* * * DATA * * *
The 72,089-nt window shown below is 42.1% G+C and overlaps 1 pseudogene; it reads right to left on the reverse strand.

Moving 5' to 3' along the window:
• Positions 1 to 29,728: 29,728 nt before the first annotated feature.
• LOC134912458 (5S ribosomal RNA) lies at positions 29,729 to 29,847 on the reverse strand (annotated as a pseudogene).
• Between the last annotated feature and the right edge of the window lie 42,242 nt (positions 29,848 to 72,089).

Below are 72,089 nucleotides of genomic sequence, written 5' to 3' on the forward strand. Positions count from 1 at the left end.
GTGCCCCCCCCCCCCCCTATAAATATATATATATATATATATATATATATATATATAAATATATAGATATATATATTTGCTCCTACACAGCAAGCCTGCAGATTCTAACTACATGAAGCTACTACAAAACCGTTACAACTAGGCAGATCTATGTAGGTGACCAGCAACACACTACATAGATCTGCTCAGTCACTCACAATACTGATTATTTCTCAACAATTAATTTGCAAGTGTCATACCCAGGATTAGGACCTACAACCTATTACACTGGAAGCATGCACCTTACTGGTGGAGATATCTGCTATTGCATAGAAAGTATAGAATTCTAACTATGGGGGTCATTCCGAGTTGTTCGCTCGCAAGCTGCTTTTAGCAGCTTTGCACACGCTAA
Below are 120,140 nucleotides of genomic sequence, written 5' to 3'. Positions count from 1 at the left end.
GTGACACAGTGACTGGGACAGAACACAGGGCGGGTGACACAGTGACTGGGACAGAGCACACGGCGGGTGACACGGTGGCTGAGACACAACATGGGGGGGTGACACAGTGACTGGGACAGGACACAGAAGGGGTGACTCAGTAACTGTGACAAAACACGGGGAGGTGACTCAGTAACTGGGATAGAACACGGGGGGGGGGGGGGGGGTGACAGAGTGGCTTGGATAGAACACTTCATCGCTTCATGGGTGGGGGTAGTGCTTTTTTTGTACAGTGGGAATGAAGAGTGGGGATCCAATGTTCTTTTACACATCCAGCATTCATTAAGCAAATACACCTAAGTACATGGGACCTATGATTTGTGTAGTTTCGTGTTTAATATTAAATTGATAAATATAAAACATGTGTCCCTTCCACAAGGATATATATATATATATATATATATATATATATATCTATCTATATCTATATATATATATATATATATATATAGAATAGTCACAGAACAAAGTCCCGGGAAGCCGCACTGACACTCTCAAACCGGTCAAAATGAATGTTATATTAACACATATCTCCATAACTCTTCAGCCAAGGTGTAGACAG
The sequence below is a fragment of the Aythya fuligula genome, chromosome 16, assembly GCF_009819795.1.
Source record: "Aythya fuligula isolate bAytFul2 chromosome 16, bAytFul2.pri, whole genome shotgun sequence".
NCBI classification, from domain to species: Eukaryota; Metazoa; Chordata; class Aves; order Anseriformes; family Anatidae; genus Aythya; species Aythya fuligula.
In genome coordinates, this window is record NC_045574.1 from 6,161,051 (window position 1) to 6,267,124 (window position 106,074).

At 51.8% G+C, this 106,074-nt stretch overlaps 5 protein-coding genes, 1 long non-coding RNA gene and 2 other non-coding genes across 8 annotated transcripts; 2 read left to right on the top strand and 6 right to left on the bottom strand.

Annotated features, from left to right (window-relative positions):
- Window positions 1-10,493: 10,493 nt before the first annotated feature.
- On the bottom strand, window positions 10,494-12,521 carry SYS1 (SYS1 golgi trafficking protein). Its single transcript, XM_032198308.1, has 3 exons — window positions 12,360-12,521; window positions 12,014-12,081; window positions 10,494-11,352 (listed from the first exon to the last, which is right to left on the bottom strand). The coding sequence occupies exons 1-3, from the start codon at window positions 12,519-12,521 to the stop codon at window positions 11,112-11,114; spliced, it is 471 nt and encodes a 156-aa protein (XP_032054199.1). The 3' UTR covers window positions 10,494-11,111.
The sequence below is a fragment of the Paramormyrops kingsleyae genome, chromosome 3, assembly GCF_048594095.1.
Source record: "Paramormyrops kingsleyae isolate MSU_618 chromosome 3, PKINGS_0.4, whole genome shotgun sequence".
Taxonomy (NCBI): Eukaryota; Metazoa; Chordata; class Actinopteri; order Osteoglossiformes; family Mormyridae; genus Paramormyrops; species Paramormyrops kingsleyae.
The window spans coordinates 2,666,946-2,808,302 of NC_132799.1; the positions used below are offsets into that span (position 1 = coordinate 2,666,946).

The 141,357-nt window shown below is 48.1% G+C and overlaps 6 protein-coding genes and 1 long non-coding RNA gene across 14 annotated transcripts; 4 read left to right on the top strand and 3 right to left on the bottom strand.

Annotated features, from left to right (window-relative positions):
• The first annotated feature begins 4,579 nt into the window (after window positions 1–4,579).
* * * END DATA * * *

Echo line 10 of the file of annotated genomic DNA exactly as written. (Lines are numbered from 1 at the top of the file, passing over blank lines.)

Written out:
The sequence below is a fragment of the Aythya fuligula genome, chromosome 16, assembly GCF_009819795.1.